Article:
Workshop Religious Matters: Food and Eating in Plural Environments

08 May 2019

Dates: 8-10 May 2019

Location: Royal Netherlands Institute in Rome

If you are interested to attend, please contact Birgit Meyer (B.Meyer@uu.nl) and/or secretary@knir.it

Language: English

Convenor: Birgit Meyer, UU, KNIR

Short intro

This workshop is part of the research program Religious Matters in an Entangled World (www.religiousmatters.nl), directed by Birgit Meyer at Utrecht University. Religious traditions play a key role inshaping people's attitudes to food and eating and drinking practices. This entails the use of food as a medium to relate to god(s) (Eucharist, sacrifices, offerings), food resistrictions and taboos, the use of food as a means to establish community, ethical stances with regard to food procurement and preparation, as well as sensations of pleasure or disgust. Wherever people who socialized in different food regimes meet, there is potential for tensions. But sharing food may also instigate (new) senses of togetherness and sociality. The prime aim of this workshop is to chart the stakes involved in the conflicting co-existence of diverse religious eating and drinking practices and embodied attitudes towards food in plural societies, including Italy.

Presentations by: Rashida Alhassa Adum-Atta, Gaia Cottino, Margreet van Es, Peter Geschiere, Michael Herzfeld, Manpreet K. Janeja, Mirella Klomp, Elizabeth Lambourn, Birgit Meyer, Peter-Ben Smit, Pooyan Tamimi Arab, and Shaheed Tayob.

Longer intro

This workshop is part of the research programme Religious Matters in an Entangled World (www.religiousmatters.nl) directed by Birgit Meyer at Utrecht University. Taking a material and corporeal approach to religion, this programme conceptualizes and studies religion as a tangible and palpable phenomenon that is present in the world through bodily practices and specific material cultures. The focus lies on clashes over religious matters in plural environments in Europe and Africa. While the first phase of the programme (2016-2018) concentrates on matters arising around religious buildings, images and objects, the second phase (2019-2020) shifts attention to the nexus of religion and food.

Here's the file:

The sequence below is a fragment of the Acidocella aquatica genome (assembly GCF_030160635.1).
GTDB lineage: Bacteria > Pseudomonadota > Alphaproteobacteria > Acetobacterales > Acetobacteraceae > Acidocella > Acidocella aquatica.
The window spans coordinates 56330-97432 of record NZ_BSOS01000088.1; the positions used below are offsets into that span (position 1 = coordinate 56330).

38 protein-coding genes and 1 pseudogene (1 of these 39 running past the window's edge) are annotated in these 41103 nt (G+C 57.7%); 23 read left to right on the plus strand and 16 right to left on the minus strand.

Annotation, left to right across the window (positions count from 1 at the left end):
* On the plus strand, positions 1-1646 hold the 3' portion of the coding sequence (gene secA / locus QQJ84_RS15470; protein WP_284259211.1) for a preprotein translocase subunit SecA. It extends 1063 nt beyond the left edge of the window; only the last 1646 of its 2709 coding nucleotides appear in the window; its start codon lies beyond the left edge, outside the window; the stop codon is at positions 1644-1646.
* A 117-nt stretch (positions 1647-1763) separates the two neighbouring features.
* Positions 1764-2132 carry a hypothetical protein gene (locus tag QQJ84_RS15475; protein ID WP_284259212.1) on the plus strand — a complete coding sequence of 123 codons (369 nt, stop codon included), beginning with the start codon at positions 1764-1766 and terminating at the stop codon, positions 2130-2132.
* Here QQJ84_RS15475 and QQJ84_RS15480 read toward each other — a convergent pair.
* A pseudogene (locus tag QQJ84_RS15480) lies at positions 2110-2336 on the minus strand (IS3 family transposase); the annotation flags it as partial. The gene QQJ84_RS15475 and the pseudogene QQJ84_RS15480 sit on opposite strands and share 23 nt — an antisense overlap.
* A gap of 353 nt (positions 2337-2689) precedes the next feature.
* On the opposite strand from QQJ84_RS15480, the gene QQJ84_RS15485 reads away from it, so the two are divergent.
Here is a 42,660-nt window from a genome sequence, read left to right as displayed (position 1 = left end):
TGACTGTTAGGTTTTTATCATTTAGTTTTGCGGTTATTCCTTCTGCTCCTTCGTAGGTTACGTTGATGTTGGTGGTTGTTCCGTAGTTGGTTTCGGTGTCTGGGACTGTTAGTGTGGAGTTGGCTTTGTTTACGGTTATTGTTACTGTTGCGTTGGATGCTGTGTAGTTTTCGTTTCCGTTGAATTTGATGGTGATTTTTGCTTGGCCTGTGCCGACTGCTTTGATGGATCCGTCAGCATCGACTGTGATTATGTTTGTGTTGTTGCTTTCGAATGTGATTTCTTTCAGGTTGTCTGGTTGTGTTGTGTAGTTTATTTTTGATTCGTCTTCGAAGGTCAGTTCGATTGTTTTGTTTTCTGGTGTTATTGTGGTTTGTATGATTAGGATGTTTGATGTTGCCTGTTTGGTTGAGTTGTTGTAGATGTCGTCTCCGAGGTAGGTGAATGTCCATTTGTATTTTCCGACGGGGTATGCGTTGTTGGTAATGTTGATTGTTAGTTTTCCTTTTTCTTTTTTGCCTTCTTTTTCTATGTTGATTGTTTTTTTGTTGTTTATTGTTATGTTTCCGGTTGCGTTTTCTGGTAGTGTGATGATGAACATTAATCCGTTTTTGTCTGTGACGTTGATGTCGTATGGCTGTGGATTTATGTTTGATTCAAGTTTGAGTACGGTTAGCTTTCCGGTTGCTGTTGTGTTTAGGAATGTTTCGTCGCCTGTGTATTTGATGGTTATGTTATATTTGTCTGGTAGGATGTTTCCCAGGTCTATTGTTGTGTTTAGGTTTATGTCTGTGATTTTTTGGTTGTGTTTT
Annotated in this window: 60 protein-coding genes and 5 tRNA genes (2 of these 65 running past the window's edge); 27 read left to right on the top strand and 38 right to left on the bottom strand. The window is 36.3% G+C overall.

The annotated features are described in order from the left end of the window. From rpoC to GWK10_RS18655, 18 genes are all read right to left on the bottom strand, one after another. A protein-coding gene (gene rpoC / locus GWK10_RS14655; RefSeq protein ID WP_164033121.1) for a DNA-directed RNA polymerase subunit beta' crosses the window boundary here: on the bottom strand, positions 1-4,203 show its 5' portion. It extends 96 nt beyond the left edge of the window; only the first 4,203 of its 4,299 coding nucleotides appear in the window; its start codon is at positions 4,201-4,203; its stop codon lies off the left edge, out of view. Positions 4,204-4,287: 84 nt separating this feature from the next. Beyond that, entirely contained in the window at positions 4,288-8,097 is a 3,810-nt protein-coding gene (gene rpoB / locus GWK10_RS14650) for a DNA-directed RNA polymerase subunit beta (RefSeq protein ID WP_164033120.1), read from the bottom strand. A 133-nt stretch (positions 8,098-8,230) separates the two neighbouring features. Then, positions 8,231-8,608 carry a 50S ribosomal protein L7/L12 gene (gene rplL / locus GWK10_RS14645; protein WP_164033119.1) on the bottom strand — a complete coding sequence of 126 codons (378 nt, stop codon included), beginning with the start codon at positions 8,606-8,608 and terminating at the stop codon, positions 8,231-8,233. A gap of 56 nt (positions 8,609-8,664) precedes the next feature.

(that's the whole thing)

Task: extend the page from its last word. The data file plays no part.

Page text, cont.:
What, with whom, when and how people eat and drink is framed through specific food regimes. People incorporate food in deeply embodied ways that become part of their digestive system, gustatory apparatus and habitus. Eating and drinking fundamentally shapes their being in the world on multiple levels – biological, affective, social, ethical. Being natural and cultural, food is at the same time a biological necessity and a powerful social-cultural phenomenon that underpins embodied identities and a sense of community and (non)belonging. Religious traditions play a key role in shaping people’s attitudes to food and eating and drinking practices. This entails the use of food as a medium to relate to god(s) (Eucharist, sacrifices, offerings), food restrictions and taboos, the use of food as a means to establish community, ethical stances with regard to food procurement and preparation, as well as sensations of pleasure or disgust. Even in strongly unchurching societies such as the Netherlands, longstanding Christian food regimes (e.g. fish on Friday, Calvinist ascetism) still have repercussions on eating practices. At the same time, various new health, life style and ethics-driven incentives profile do’s and don’ts with regard to food, at times with missionary zeal.

 

With increasing religious and cultural plurality, different food regimes co-exist and at times clash with each other. While commotions abound about so-called ritual slaughter and the provision of halal meat, pork as part of school meals, or the non-availability of alcohol in halal restaurants, it is important to note that conflicts about eating and drinking practices reach much further than encounters with Muslims. Wherever people who embrace different food regimes meet, there is potential for tensions. At the same time, sharing food and eating and drinking together may instigate (new) senses of togetherness and sociality. If, as the saying goes, people are what they eat, the question is how they negotiate plural food regimes. Doing so is not merely a matter of personal taste, but also involves legal arrangements, state regulations, institutional policies and cultural or even national sensitivities. Food being a vital matter, a focus on different eating practices and their transformation offers a productive entry point into negotiations of how to coexist in plural environments that involve people with various religious, ethnic and cultural backgrounds.